Portrait of Monojit Choudhury

Monojit Choudhury

Principal Data and Applied Scientist, Turing India


Currently, I am a Principal Data and Applied Scientist in Turing India. We build large universal language models that forms the backbone of various Microsoft products. Prior to this, I was a Principal researcher at Microsoft Research Lab India, and I still strongly collaborate with my colleagues from MSR. My research interests cut across the areas of Linguistics, Cognition, Computation and Society. I have a B.Tech and PhD in Computer Science and Engineering from IIT Kharagpur, and had been at Microsoft Research since 2007.

I am interested in understanding the nature of the massively multilingual language models (such as Turing ULR, XLM-R, mBERT). While these models offer a promise of equality across the world’s languages, in practice they do not work equally well for the languages, and neither we have pre-trained models for all languages. How can we make language technologies more equitable across languages?

As a part of Project LITMUS – Linguistically Aware Testing of Multilingual Systems, I worked on systematic evaluation and estimation of MMLM performance across languages, even in the absence of test datasets. This in turn enables us to understand the factors that affect MMLM performance and build optimal data collection strategies to ensure more equal or equitable performance.

I also collaborate on Project ELLORA, where our aim is to enable the speakers of low-resource languages through appropriate language technology. We are working with collaborators and NGOs on extremely low-resourced and lesser-known languages such as Gondi, Mundari, Idu-mishmi, Sheng, Swahili and Igbo. Our decade long experience in working with low-resource language communities tells us that technology is seldom the bottleneck; and more often than not, technological interventions do not work when the human and social contexts are not taken into consideration. On the other hand, participatory design and co-design, whenever possible, leads to simpler yet effective technological solutions.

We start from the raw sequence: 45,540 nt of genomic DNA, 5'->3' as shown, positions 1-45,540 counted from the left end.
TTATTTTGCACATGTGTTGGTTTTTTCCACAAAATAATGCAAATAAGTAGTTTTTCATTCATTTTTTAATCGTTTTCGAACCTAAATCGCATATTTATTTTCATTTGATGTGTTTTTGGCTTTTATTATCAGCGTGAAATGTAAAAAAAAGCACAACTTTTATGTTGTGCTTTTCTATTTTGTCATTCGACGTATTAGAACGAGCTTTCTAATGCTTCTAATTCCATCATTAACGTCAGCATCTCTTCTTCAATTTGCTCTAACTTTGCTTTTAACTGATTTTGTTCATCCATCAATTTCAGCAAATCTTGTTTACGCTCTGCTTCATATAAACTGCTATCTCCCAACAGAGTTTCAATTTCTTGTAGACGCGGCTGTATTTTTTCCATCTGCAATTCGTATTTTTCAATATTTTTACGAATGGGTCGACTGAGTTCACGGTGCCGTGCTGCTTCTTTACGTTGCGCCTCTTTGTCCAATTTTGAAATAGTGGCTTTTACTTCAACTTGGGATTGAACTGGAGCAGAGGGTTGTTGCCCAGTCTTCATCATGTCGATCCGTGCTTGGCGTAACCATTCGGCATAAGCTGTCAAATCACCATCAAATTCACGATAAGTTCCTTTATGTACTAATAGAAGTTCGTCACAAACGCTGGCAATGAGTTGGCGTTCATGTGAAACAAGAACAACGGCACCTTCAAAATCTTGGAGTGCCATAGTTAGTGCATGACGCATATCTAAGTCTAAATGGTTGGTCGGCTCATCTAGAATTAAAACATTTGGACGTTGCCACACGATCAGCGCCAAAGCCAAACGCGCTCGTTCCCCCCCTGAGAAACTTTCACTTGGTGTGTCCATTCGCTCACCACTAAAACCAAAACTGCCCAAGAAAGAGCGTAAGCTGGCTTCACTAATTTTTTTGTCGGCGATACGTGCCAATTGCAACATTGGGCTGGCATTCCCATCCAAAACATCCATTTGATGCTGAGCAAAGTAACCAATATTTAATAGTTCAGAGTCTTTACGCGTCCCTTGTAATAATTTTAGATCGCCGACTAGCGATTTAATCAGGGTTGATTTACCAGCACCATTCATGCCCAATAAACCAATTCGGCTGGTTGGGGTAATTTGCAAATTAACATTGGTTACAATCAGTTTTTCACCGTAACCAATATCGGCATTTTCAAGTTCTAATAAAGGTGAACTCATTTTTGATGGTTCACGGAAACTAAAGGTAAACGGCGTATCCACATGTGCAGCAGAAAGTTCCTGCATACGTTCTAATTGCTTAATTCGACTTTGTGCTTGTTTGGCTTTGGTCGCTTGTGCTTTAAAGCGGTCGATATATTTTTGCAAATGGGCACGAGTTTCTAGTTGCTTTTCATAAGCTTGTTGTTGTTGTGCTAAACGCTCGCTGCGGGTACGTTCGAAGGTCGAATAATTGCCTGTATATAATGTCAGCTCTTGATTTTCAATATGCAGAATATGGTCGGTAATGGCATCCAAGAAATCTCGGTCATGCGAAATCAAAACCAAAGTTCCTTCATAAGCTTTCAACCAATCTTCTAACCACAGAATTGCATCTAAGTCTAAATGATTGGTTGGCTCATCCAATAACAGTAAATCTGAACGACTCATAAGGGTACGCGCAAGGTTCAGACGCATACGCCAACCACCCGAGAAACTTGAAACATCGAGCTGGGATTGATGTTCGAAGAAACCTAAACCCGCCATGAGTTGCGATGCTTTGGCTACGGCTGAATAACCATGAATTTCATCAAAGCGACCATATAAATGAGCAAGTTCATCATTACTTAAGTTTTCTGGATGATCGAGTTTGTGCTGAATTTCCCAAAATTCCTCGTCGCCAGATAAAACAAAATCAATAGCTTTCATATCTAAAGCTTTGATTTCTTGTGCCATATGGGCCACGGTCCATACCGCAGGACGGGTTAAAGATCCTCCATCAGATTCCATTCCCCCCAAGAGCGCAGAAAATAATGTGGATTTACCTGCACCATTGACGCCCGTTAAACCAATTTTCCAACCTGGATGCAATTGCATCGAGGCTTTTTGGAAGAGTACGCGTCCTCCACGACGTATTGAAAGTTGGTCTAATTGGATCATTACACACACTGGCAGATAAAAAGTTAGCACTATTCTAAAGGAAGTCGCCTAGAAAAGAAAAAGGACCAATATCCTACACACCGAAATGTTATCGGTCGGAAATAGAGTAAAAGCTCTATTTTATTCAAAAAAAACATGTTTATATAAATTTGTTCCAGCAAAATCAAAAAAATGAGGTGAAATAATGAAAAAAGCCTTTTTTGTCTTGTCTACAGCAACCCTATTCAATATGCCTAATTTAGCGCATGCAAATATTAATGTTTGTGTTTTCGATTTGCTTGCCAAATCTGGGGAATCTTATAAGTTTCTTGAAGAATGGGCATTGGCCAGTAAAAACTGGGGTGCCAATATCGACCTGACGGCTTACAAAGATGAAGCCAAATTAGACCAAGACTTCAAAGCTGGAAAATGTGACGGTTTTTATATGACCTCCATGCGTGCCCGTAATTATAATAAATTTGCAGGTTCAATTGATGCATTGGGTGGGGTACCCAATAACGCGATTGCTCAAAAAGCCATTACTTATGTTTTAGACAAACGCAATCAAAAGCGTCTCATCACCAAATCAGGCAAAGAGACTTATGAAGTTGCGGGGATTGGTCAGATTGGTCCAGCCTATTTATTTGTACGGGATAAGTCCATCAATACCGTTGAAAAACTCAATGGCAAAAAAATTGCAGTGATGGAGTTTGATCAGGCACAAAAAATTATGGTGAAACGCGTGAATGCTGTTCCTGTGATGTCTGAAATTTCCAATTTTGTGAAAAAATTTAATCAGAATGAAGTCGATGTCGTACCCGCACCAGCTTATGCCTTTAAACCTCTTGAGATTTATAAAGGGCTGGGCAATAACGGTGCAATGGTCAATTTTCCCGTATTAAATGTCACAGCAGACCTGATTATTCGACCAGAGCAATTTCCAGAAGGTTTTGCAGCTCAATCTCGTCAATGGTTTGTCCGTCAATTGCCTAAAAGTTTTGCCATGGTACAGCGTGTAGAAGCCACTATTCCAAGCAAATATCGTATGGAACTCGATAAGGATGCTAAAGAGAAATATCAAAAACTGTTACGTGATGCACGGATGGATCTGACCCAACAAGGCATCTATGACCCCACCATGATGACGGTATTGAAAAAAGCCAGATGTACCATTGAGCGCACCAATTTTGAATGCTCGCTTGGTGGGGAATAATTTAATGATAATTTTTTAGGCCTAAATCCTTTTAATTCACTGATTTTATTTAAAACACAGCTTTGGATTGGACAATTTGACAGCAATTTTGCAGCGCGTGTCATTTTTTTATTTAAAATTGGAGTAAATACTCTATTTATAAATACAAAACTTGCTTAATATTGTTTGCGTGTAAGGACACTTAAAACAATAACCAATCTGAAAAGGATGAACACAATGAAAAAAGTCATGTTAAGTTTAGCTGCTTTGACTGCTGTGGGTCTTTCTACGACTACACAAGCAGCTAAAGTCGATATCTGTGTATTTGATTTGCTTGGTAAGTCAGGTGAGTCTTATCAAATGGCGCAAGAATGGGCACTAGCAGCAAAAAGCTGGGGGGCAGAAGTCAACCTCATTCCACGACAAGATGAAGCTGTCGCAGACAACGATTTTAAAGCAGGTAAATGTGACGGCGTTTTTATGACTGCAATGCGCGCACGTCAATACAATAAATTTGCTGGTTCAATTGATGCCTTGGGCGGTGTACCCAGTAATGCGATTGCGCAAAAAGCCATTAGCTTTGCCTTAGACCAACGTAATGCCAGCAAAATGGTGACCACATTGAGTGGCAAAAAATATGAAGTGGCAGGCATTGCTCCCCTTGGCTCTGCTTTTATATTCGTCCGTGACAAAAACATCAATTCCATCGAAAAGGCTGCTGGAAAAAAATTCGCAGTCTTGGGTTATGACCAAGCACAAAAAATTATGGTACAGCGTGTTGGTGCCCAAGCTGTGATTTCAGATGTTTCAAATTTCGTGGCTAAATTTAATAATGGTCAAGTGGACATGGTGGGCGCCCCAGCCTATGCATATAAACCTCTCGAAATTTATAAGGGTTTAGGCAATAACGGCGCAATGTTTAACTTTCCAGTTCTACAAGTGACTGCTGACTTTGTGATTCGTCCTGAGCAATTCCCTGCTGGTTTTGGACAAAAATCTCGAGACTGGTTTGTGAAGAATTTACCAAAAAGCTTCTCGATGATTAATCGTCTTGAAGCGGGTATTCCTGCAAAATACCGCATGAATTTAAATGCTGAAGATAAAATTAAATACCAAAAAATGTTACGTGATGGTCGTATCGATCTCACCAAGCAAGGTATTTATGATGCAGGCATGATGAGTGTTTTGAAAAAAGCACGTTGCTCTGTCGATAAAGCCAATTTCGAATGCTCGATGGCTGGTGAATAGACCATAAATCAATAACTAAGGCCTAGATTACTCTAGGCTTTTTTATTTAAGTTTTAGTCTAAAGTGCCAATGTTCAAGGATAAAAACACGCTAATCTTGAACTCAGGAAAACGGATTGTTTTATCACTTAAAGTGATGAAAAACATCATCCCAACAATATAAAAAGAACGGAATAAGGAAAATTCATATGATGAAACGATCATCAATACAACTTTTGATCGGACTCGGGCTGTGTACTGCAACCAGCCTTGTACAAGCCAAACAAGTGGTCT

In the past, I have extensively worked in the area of code-mixing and script mixing. Code-mixing or use of more than one languages in a single conversation or utterance is a phenomenon that is observed in all multilingual societies. Due to social media and online forums, code-mixing is now rampant on the Internet. As a part of Project Mélange we have developed a set of tools and techniques for processing code-mixed text and speech, as well as a deeper understanding of the sociolinguistic and pragmatic factors that influence the nature of mixing (also check our code-mixing blog)

I also work on various NLP and Information Retrieval techniques for Indian languages. In the past I have worked on computational musicology, language evolution, evolution of the structure of Web search queries and complex networks. I like designing language puzzles, and am closely involved with organization of the Indian national linguistics Olympiad – PLO, as well as the Asia Pacific Linguistics Olympiad.